Golf Digest editors picks

Burned To A Crisp

If you play golf, there's a good chance you'll get skin cancer

Burned To A Crisp
July 2008

You read that right. We'd love to be able to tell you that all the damage you've done to your skin while playing golf without wearing sunscreen can be reversed. Some of it can, but the jarring reality is that one out of every five Americans (one in three Caucasians) will develop some form of skin cancer in their lifetime. Every dermatologist we spoke with thinks the odds are even worse for golfers. Want to know why? Hint: It's not simply because we might be out in the sun more than most Americans.

"I don't think it's ignorance, and I don't think it's inherent in being exposed to the sun longer," says dermatologist Dr. Seth Kates. "People just don't care."

Adds Dr. Michael Kaminer: "Some golfers, it's like they're going out of their way to get skin cancer. They come up with every excuse you can think of for not wearing sunscreen."

Harsh statements, but ones based on experience. Kates and Kaminer are not only skin doctors, they're golfers. Kaminer has a 4.6 USGA Handicap Index. Kates is a 7.1. As golf buddies in the Boston area, they know what it's like to play 36 holes in the summer sun, and they know what it's like to see a golfer come into the clubhouse after a round looking like someone just dunked his head in a boiling lobster pot.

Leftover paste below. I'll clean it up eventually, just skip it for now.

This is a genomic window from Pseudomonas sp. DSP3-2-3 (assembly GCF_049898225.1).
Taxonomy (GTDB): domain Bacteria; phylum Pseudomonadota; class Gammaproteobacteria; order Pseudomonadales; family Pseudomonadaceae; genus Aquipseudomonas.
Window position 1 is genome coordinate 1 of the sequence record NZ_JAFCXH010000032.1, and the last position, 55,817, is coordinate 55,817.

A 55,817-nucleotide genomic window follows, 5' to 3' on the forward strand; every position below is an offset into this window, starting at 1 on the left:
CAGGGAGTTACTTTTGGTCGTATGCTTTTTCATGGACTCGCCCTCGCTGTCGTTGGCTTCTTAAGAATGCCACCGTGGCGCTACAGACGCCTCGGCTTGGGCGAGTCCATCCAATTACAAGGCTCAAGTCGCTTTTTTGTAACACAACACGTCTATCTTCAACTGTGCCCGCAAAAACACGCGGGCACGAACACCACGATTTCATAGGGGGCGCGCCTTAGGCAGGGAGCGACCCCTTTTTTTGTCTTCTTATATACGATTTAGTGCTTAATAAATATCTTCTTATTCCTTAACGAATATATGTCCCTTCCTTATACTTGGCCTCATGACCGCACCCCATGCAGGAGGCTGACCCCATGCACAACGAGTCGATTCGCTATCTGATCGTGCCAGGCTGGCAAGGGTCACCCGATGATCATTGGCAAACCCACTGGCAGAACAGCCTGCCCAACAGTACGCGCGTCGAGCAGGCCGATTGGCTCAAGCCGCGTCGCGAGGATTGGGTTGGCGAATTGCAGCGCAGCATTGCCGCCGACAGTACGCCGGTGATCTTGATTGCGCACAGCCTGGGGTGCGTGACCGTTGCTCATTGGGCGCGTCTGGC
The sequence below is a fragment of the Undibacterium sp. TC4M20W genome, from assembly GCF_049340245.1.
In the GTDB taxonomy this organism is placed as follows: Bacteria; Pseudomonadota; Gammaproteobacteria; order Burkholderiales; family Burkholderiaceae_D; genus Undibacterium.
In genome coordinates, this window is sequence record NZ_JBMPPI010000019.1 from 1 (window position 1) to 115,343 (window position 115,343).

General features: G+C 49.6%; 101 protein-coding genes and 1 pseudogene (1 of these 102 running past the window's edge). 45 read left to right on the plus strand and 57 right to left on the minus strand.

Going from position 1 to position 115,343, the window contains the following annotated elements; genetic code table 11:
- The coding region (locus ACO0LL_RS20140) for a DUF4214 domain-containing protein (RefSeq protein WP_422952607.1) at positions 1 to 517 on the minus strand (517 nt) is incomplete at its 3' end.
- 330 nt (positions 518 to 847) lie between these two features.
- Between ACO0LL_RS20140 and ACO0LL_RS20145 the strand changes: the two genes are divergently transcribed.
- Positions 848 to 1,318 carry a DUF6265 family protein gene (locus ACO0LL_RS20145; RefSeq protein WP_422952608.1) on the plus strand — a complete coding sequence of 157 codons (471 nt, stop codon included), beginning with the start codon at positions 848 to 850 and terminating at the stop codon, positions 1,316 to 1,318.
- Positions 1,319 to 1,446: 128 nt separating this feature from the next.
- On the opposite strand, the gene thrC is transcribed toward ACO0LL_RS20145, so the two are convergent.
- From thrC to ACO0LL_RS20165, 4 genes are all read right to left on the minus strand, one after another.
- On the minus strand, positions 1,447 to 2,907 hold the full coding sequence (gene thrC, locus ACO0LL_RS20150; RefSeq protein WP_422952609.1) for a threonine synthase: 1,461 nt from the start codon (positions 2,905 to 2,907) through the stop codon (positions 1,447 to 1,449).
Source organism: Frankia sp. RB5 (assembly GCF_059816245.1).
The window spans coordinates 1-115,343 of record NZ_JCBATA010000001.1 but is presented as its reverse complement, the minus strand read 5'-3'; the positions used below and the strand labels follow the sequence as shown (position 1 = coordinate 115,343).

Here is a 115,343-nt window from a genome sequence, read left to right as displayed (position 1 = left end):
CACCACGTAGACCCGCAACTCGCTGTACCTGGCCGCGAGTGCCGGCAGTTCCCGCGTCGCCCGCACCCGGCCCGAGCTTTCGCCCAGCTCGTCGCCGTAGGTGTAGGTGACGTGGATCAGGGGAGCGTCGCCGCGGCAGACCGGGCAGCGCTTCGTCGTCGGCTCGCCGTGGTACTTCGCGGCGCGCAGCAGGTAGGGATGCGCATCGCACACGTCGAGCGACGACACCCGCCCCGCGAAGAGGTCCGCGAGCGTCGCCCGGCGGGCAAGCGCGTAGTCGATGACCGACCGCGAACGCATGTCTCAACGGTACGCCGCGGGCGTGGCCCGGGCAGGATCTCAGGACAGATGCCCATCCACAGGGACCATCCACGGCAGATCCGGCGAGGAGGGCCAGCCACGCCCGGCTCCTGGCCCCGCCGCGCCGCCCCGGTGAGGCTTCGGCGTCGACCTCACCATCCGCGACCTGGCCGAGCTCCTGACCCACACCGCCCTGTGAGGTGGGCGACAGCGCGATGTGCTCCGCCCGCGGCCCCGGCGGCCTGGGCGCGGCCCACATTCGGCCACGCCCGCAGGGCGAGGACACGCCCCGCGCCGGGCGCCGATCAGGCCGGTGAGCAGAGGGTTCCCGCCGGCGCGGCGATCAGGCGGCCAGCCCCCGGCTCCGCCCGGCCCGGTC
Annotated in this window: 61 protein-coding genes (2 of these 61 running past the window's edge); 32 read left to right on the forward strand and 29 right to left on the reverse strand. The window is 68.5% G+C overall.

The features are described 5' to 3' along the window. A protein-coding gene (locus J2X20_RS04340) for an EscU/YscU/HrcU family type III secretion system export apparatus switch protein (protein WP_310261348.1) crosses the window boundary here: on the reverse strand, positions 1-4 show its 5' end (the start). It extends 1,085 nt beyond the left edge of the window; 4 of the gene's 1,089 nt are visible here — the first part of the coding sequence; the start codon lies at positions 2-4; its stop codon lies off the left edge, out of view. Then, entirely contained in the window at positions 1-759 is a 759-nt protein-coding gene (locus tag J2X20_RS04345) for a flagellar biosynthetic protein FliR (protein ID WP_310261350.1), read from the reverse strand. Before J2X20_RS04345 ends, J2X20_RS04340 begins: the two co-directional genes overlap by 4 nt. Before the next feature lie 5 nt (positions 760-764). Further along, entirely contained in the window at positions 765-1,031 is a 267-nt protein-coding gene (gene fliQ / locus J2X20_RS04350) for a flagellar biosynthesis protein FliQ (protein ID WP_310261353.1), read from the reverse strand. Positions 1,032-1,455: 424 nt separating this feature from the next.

They, and many other experts in the skin-care field we consulted, would love to educate golfers on the dangers of long-term sun exposure. So would we. Please read on.

What is skin cancer?
Statistically, it's the most common form of cancer in the United States. Skin cancer is the mutation of cells on the outer layers of your skin caused by a number of factors, including excessive exposure to ultraviolet rays from the sun, heredity, genetics, skin type and a weak immune system. Of these, sun exposure is believed to cause 90 percent of all cases. The three leading types are basal-cell carcinoma, squamous-cell carcinoma and malignant melanoma. Actinic keratosis (abnormal skin growths) and dysplastic nevi (atypical moles) aren't cancerous but are often precursors to cancer. See our photo chart (below) to help identify various skin blemishes.

skin cancer

Skin Photographs Courtesy of the Skin Cancer Foundation

Is skin cancer fatal?
It can be. Malignant melanomas take the lives of more than 8,000 Americans a year, or about 13.5 percent of the people diagnosed with the disease, the Skin Cancer Foundation reports. Other forms of skin cancer are rarely fatal, although squamous-cell carcinoma can metastasize and result in death. But the situation isn't bleak. If detected early, 99 percent of all skin cancers are curable.

In the case of melanoma, once the cancer reaches the lymph nodes, the survival rate drops to 15 percent.

I play golf at least twice a month. How likely is it that I have skin cancer?
There are no statistics that specifically target golfers, so we asked some dermatologists who have lots of golfers as patients to assess the risk level. All said it's likely a higher percentage of golfers have skin cancer than the 20 percent reported for the general U.S. population, but it's hard to say how significant the increase would be because many other activities and lifestyles include the four to six hours of sun exposure from a round of golf.

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